Uterine Perforation by Two Intrauterine Contraceptive Devices ( IUCD)

July 12, 2011

Perforation of uterus by intrauterine contraceptive device (IUCD) is a known complication. However, to our knowledge, to have two IUCD perforating the uterus has never been reported. We present here this case which we believe is the first reported in literature, and discus the importance of careful evaluation prior to insertion of contraceptive loop and the management implemented.

Abstract:
Perforation of uterus by intrauterine contraceptive device (IUCD) is a known complication. However, to our knowledge, to have two IUCD perforating the uterus has never been reported. We present here this case which we believe is the first reported in literature, and discus the importance of careful evaluation prior to insertion of contraceptive loop and the management implemented.
 
Case report:
A 37 years old  had become pregnant on a top of an IUCD, which was placed after her last delivery. She is para 7+0 all were normal vaginal deliveries. She was known for having mitral valve prolapse and on long acting penicillin prophylaxis on monthly base. The IUCD placed at a private clinic.

On antenatal follow up, the IUCD thread was not visualized outside the cervix at the 2nd trimester visit. Care was continued and was uneventful. She reached full term and delivered vaginally. Regrettably,  no attendant looked for the device and the woman went home thinking the device was expelled with the placenta. 6 weeks later she went again to a private clinic and the specialist put an IUCD, taking the patient story of IUCD expulsion with the placenta. A couple of weeks later she went for a follow up.  She was seen by her doctor who could not see the device thread. An ultrasound scan (USS) and  x-ray (figure1) which showed two IUCD's. The patient was referred to our hospital and ultrasound showed no device within the uterine cavity. A pelvic C.T. (figure 2) was performed to localize the devices. A laparotmy was then decided on after patient counseling and discussion with the cardiologist/anesthetist.

On laporotomy, an IUCD thread covered with omentum at the left corner of the uterine cornu was visible. Easy excision of this omentum was performed. With removal of this omentum mass the 2nd device become visible, just coming at the site of left tube insertion (figure 3). This tube was twisted and adherent with the uterus and the left ovary. No apparent previous scar was seen anywhere else in the uterus. No active bleeding was seen. As she requested, a bilateral tubal ligation was performed. She was covered with antibiotics, anticoagulant and went home well on 5th day.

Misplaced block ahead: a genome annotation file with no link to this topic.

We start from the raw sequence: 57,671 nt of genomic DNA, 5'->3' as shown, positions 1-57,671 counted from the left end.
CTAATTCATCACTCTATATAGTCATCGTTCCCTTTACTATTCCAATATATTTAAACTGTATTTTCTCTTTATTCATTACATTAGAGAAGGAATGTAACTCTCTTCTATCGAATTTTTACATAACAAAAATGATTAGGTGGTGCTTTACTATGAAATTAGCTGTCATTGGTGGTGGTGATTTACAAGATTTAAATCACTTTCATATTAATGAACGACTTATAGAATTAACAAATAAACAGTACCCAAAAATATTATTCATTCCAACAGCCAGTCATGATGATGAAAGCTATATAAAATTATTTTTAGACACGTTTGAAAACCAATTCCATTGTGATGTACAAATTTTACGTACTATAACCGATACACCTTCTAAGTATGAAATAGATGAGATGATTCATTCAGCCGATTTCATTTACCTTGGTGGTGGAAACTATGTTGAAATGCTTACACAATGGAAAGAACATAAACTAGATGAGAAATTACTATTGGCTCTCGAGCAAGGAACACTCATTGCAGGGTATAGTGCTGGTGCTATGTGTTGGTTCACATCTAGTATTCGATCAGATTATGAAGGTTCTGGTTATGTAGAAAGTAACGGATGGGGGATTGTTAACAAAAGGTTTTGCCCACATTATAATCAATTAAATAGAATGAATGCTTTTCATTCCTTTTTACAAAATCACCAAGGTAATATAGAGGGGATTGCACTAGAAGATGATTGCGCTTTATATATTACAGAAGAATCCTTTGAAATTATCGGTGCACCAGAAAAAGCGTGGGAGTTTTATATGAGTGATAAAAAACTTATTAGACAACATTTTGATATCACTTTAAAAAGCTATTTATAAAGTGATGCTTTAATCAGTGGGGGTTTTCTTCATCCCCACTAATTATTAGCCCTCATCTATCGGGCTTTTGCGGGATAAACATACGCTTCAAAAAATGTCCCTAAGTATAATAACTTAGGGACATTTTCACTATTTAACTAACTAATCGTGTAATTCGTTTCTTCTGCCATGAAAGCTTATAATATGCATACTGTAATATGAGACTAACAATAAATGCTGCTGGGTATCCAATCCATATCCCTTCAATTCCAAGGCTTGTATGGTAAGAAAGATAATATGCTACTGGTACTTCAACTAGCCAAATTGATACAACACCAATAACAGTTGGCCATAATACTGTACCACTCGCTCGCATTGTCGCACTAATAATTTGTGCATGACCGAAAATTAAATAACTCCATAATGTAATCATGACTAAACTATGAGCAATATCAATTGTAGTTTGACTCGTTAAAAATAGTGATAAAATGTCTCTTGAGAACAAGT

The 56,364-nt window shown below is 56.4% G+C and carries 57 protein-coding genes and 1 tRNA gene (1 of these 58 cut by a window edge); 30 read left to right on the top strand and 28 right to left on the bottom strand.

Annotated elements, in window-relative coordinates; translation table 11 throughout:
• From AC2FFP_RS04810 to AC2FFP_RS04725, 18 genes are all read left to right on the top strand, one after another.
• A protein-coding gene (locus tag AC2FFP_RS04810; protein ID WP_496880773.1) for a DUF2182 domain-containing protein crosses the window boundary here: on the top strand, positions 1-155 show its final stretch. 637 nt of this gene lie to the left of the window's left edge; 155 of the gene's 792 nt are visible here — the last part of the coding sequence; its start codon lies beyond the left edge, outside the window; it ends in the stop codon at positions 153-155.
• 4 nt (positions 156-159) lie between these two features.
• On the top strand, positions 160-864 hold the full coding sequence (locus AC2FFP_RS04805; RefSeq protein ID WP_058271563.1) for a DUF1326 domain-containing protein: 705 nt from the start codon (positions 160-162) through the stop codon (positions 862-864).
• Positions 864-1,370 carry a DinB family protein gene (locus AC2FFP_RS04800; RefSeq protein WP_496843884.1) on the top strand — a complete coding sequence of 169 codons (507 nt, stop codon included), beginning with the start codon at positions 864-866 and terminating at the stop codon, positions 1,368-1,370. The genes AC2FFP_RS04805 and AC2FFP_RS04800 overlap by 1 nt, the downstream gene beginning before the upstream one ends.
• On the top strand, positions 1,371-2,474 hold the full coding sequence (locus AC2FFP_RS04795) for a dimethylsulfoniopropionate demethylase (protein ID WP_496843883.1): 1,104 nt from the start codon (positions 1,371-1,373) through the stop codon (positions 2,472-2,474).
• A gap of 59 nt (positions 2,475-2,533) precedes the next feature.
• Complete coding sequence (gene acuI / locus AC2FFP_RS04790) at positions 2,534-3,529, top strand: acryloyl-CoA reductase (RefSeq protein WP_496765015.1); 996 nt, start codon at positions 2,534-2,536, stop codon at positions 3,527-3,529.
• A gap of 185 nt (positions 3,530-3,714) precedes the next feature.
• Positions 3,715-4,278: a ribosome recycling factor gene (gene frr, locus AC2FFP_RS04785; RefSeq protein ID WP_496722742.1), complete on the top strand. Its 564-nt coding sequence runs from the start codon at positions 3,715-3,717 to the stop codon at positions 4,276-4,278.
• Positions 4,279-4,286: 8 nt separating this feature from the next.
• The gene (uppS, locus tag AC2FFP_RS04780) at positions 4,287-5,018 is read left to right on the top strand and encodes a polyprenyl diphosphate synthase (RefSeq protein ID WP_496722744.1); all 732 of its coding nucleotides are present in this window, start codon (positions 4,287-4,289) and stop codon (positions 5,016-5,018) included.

Discussion
Perforation of the uterus by IUCD occurs in 1/5000 (1) and commonly at time of insertion with a rate of about 1/1150 at postpartum period.  Probably this rate is related to individual experience and timing of insertion possibly the softening of myometrium in immediate post abortal and post partum  period and related to individual experience (1)(2). This  case, we believe unique having perforation by 2 IUCD probably through same site. The substandard care is a lesson  in this case. Starting whether the IUCD is good option for a patient of mitral valve prolapse, we believe not , as this may resulted in endocarditis and it is known as a relative contraindication (3). The care during and after delivery should have include meticulous looking for the device, and an ultrasound should have been done if the IUCD was not identified with the placenta. No doubt putting a second IUCD by same doctor, based only on  patient story without confirming expulsion of the 1st one,  does not reflect an a appropriate care.  This could have been avoided by an ultrasound which is available in all centers and clinics caring for women, and x ray could have also helped. This also raise the question whether USS should be done in every women visit and  replaces the digital examination in gynaecological cases as many believes.   We opted for laporotomy rather laparoscopy after discussing the case with the cardiologist and anesthetist regarding the CO2 insufflation with possible risk to the patient and after adequate counseling. Finally we believe standard care at different stages would have guard against this extra morbidity, the women has unnecessarily exposed to.

 

 

Figure 1:  X-ray of two intrauterine contraceptive devices

 

 

Figure 2: Pelvic CT of two intrauterine contraceptive devices

 

Figure 3: Omentum mass with the 2nd device become visible & the first IUCD

 

 

 

References:

References:

1 - J.George Moore, Alan. H. De cherney. contraception and sterilization. In: Haker and Moore(eds). Essentials of Obstetrics and gynaecology. 3rd edition. Harcout Brace &company 1998 :517

2 - O’Hanlenk, Hule D.L. postpartum intrauterine perforation 1992. contraception. 45(40):351-61

3 - Louise Kenny. Contraception, sterilization and termination of pregnancy. In: David M. Luesley, Philip N. Baker.(eds). Obstetrics and gynaecology an evidence based text for MRCOG.U.K Arnold press.2004.520.

Correspondence to:

Dr. Salah baloul

Consultant obstetrician & gynaecologist

King abdul Aziz Specialist Hospital

Taif, K.SA

E mail baloul_sa@yahoo.com

Tele 00966504706717